Unable To Rally Around The Flag

by Jose Ma. Montelibano

The commitment to light a candle rather than to curse the darkness is easier said than done. Most of us are driven to make a promise to try, but few make a promise to do. While orienting our lives to what is good and positive must be also a most beneficial way to go, distractions invade our space and we often succumb to negativity.

The super rise of the Philippine economy in the last several years is less appreciated than its real worth. I think the accolades that our economic performance have received, from their sheer frequency, has made it appear to many that the super performance has become normal. And before we can truly savor what a super performance is, many would prefer to give focus on its being not so inclusive.

I hate poverty, and I try to do my personal share in contributing to its dismantling, inspired basically by the resolve of groups like Gawad Kalinga. But a super economic performance, if it is not yet that inclusive, is better in its presence for the poor than by its absence. I wish the poor could benefit as much as the rich, but a successful rich is better than a depressed rich. We must assess how to discover quickly the formula of a more equitable sharing, including a much higher taxation of those who earn more. Meanwhile, is it impossible to cheer that our economy is doing better than the rest of the word?

We have become a people so vulnerable to following the lead of the more aggressive or even just the more noisy, especially in traditional or social media. It matters not that they often lead us astray, invite us to the edge of the cliff, and then blame the poor for being bobo by voting for politicians they don’t like—as though the politicians did not mostly come from economic classes higher than the poor voters. Those calling the poor bobo might do better if they can prove that they can help the poor more than the candidates they do not like.

Clinging to bad news or to belligerent personalities has become patterned pastimes. I do not know why a people with such a celebratory disposition is now ready to turn sour than hopeful. I would understand it easier if the poor turned desperate because their lives are miserable. But the noisy ones are not poor. In fact, many of them look down on the poor. The poor become meaningful only when the critical ones use the words “poverty”, the “poor” and the “people” (whose majority are poor) as though they were speaking for them. They do not, not when they insult the poor instead of lifting them.

I think the heavy downpour of information has influenced their recipients to become bored with ordinary news, even good news. A public that is bombarded with information from media outlets or personalities prefer to listen or read the sensational. Unfortunately, most good news are not sensational just good news. And most people doing good things have strong tendencies to remain quiet as their good works already speak for themselves. Unfortunately, again, the good that is seen, heard and felt on the ground, from real people to real people, cannot be massively disseminated via the Internet as quickly as bad or sensational news.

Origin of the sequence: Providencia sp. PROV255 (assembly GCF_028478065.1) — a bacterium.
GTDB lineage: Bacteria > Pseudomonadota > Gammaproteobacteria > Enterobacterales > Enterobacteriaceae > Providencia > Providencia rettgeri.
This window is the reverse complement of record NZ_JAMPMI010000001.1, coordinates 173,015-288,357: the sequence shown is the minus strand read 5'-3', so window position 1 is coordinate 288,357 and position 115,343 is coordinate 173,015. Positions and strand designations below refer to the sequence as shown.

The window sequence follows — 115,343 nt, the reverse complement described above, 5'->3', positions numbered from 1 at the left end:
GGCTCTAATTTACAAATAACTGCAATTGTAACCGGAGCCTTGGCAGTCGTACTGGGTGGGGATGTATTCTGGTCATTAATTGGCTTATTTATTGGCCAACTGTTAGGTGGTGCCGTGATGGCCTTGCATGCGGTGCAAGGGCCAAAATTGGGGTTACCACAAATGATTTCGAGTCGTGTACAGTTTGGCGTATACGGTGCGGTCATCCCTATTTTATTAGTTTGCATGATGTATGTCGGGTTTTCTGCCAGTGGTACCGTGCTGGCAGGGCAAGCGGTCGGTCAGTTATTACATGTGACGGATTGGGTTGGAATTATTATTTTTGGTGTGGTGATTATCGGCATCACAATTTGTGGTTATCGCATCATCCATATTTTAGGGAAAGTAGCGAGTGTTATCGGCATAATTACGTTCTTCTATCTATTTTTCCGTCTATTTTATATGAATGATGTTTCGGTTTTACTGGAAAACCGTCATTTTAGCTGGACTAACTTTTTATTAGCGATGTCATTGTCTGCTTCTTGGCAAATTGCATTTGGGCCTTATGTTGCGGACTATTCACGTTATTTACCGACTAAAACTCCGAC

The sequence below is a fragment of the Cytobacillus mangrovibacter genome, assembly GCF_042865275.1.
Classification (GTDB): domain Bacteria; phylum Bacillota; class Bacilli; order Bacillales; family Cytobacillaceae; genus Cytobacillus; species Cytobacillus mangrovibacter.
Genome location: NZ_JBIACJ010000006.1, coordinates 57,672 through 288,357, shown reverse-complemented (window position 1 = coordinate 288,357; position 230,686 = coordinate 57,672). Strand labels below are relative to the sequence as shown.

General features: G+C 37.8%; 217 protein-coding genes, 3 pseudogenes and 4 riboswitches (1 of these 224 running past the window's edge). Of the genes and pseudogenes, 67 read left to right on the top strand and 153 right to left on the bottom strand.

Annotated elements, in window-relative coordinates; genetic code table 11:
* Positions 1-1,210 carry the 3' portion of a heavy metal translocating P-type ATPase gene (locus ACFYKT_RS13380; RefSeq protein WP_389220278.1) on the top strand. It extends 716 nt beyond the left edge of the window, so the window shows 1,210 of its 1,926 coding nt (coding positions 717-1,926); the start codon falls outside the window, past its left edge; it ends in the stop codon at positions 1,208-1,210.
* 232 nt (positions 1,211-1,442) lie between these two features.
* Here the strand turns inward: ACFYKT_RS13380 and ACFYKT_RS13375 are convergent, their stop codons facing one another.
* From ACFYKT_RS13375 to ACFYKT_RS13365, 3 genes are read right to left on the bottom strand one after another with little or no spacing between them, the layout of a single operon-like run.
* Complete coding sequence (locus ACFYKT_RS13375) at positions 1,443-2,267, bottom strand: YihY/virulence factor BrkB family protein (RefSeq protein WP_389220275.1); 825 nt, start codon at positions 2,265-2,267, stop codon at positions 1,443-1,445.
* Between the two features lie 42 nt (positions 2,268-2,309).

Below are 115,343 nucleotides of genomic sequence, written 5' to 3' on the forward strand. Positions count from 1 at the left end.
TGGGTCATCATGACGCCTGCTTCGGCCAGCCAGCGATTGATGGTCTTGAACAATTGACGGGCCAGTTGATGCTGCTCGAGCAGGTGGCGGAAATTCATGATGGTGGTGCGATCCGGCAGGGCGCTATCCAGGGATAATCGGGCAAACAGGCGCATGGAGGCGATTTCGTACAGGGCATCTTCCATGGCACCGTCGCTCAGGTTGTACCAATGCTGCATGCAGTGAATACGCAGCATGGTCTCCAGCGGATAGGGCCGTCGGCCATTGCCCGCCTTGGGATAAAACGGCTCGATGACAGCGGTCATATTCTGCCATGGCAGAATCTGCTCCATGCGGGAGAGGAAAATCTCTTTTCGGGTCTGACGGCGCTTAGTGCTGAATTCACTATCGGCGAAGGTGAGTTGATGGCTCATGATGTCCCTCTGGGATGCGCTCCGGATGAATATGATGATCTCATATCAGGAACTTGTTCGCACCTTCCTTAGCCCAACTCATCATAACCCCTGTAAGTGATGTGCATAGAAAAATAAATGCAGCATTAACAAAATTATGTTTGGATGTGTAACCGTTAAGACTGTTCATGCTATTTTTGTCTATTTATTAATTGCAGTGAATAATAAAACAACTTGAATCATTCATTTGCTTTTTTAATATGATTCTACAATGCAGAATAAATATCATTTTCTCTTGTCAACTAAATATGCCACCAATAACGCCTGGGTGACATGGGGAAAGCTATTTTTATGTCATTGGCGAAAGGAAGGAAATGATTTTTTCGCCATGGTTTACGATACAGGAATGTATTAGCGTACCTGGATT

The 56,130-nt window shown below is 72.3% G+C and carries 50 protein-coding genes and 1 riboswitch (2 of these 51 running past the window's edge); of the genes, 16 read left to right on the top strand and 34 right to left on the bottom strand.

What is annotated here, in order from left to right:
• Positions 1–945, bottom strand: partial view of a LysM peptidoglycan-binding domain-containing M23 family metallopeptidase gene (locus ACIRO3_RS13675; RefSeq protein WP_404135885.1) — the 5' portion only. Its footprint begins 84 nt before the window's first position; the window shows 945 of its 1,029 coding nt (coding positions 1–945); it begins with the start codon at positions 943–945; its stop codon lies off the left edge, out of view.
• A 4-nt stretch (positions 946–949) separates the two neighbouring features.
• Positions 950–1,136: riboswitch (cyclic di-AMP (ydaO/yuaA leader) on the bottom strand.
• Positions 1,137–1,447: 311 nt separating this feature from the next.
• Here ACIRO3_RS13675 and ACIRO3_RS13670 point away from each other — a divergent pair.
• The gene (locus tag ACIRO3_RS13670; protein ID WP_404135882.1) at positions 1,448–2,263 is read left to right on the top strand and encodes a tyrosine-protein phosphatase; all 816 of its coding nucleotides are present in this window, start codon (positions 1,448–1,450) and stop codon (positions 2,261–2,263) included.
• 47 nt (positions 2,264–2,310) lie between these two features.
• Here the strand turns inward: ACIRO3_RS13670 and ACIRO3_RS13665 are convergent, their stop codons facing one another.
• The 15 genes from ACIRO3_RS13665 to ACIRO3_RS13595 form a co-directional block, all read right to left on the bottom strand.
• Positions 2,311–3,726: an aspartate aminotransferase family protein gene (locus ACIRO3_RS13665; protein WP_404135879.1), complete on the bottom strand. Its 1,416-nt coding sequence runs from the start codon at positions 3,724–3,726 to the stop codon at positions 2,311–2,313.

It is also sad and alarming that developments more relevant to our life as a nation, like the creeping invasion of China, receive only cursory coverage, as if China has to grab another island or shoot one of our very few navy boats. The only reason why China has not grabbed all our unpopulated islands is that they have to build military forces near our shores. And our government and armed forces have not yet been provoked so hard that they would initiate a shooting war, for fear that a war could lead to the fourth horrible disaster of our written history, our fourth subjugation as a people, our fourth time to lose our freedom and swallow a foreign master.

The bullying of China has not been impeded by anything, not even by the arbitration of the United Nations. Only American forces stand in between, preventing so far a more aggressive occupation of disputed islands, and a shooting war between the Philippine sardine and the China shark. To expect the United States to fight and die for us when Filipinos are in no way prepared militarily or psychologically to fight and die for our territory is a stupid fantasy. It may well be that the US will indeed take on China, but it will be for their interests more than ours. And we should be prepared to pay the price.

Instead of rallying around the flag, we are choosing to make the job of China much easier. We will shoot ourselves over the BBL, just as we almost did over the RH Bill. Whether the BBL becomes law or not, the stage is set up for more acrimonious debate and a divide of sentiments. China and the US are playing Russian roulette and the winner takes all, including us.

This is the lesson we must learn before we take on another tour as a conquered nation, that only a determined people, prepared to invest it all, life, limbs and resources, can prevent someone many times bigger in size, population and firepower from risking the total annihilation of the Philippines. Only if the world sees that millions are willing to fight and die to preserve their territory and their freedom will member nations step in. Only then, too, will China stop its modern day annexation of the Philippines.

But by then, China will have all of the islands in the West Philippine Sea, whose name will revert to the South China Sea.

By our choosing the bad over the good, the negative over the positive, division over unity, debate over preparation, shock over anticipation, subjugation over freedom.

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